The conformity in economics teaching in many ways is the most damaging aspect of our current economics discipline. Thousands of graduates all round the world enter work each year with the impression that there is only one way of thinking about organising our economies. Innovative and critical thinking is crushed just when we need it most given our current social, environmental and economic crises. We believe we can’t wait for the mainstream to change. With your support, we intend to build a new international movement for teaching from a pluralist perspective.
Following revelations of the extraordinary inadequacy of economic models, many expected a revolution similar to those in the 1930s and 70s with new ideas flowing in to mainstream economics departments. However as INET has shown here, this has not happened. Economics thinking and research faces a crisis of conformity.
Unsurprisingly the same is true of most economics teaching. After all, broadly the same people are doing the teaching as do the research. With the pervasive use of standard text books, there is even less space for diversity and innovation.
“Along with this student movement, we believe that supporting critical reflection through recognising different approaches to understanding the economy is critical to good and ethical teaching.”
This is in spite of a revolt by students around the world against economics teaching. To them it seemed totally disconnected from their real lived experience of the 2007/8 financial crisis. This revolt started with the Post-Crash Economics Society in the University of Manchester, UK and now through Rethinking Economics has groups in universities around the world. Unfortunately, though, not so many are in the US. It is members of this movement that has documented the continued conformity in economics teaching in their book, Econocracy.
There is one innovation, the CORE curriculum. It is certainly more engaging than standard courses and puts economic history back into economics teaching. However it determinedly and transparently sticks to teaching economics as if there was only one approach to analysing economic phenomena. It does not support critical reflection based on an understanding that there is more than one way of thinking about the economy and they don’t give the same answers to policy questions.
“Clearly we need to break out of this conformity of economic thinking that is not only deaf to other perspectives but has ceased to have credibility. Recent political turbulence has demonstrated that in spades.”
Along with this student movement, we believe that supporting critical reflection through recognising different approaches to understanding the economy is crucial to good and ethical teaching.
Graduates then have the tools to challenge and question thinking on how we organise our economy. More generally it helps them understand and talk to different perspectives, to be part of dialogues rather than assert a single perspective that has been drummed into them.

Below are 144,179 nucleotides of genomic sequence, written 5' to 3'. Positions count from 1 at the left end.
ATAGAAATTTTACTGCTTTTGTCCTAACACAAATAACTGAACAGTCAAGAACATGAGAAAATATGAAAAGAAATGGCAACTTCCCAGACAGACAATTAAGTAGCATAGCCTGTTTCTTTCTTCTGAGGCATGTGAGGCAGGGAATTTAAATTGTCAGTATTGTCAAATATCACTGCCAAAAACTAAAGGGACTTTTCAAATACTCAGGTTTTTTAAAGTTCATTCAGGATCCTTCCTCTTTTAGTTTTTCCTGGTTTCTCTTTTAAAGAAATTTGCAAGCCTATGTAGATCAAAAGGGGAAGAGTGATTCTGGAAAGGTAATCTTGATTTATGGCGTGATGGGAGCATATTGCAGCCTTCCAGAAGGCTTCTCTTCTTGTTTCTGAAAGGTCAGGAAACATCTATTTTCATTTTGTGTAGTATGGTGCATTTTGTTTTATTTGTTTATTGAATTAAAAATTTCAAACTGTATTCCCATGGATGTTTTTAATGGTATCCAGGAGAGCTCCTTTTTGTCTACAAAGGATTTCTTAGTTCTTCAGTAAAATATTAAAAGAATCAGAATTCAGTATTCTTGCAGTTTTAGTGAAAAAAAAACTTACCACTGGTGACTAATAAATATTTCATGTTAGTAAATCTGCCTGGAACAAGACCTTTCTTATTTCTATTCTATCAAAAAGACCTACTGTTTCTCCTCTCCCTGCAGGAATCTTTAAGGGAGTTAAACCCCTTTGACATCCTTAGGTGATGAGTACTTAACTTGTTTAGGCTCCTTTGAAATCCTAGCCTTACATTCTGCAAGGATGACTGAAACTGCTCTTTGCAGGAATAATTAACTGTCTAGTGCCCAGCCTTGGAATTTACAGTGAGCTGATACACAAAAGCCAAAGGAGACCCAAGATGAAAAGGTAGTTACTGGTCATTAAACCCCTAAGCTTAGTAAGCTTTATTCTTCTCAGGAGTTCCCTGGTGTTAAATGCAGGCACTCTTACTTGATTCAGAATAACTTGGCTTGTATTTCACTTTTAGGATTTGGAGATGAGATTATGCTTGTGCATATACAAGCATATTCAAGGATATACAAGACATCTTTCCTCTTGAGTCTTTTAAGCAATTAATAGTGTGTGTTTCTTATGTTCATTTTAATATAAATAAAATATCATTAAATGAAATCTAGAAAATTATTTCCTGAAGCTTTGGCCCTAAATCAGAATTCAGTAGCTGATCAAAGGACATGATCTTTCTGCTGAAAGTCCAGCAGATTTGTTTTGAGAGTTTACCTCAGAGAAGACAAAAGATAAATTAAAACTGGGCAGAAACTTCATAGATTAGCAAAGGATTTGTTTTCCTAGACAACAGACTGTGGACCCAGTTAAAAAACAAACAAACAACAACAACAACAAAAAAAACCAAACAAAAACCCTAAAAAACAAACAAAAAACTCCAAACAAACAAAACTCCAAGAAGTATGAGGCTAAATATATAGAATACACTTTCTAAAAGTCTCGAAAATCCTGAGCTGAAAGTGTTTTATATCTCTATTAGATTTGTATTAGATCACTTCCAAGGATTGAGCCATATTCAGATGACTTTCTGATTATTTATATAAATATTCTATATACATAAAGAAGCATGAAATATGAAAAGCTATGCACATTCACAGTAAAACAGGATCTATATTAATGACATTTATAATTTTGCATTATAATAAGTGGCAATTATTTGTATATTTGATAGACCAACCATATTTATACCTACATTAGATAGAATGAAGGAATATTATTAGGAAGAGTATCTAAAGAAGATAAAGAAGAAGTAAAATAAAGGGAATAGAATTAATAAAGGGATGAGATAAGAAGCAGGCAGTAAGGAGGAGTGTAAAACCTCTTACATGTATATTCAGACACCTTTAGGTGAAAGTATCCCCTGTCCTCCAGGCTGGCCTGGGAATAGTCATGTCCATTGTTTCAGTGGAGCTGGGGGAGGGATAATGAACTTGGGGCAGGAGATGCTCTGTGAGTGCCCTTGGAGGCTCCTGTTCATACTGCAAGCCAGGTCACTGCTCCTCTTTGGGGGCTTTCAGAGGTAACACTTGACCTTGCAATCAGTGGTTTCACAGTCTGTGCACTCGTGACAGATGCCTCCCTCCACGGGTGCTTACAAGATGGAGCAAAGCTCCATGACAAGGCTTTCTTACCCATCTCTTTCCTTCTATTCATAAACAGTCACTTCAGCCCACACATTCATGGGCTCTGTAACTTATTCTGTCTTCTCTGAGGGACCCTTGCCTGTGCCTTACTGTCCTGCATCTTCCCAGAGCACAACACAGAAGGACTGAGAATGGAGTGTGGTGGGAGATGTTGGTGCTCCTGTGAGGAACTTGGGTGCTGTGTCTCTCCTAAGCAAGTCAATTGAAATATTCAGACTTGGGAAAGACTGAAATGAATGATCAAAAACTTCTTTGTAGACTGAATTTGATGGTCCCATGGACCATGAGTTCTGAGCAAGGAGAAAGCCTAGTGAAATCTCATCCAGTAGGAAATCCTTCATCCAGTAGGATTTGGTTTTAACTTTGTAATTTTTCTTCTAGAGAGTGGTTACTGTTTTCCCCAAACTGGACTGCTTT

Clearly we need to break out of this conformity of economic thinking that is not only deaf to other perspectives but has ceased to have credibility. Recent political turbulence has demonstrated that in spades. We also know, even before the most recent IPCC report – reports which by their nature are always conservative in assessing climate change risks – economic business as usual is not sustainable. The need for reform is more urgent than ever but the continuing sway of economic conformity in governments, finance and business suffocates new thinking.
“There are many lecturers who teach different ways of thinking about the economy and encourage critical reflection.”
We have to accept that change is not going to come anytime soon in teaching in mainstream economics departments. Most economists agree that monopolists will resist competition. Mainstream economists control access to and teaching in top university departments, an effective monopoly. They tend only to be trained in one form of economics precisely due to the crisis of conformity, so their main interest is in maintaining the status quo and the current institutions reinforce this as so well documented by INET.
However this is not true of all economics teaching. There are many lecturers who teach different ways of thinking about the economy and encourage critical reflection. These lecturers draw from a wide range of economic traditions such as ecological, institutional, complexity and post-Keynesian economics. This is often referred to as new economics but its roots go back to the 1930s and further. There is a wealth of scholarship and literature, which is largely ignored by the mainstream.
“Some of these departments and centres are in high ranking universities such as Princeton, MIT, Oxford, Cambridge, LSE and UCL, but outside their economic departments who cling to conformity.”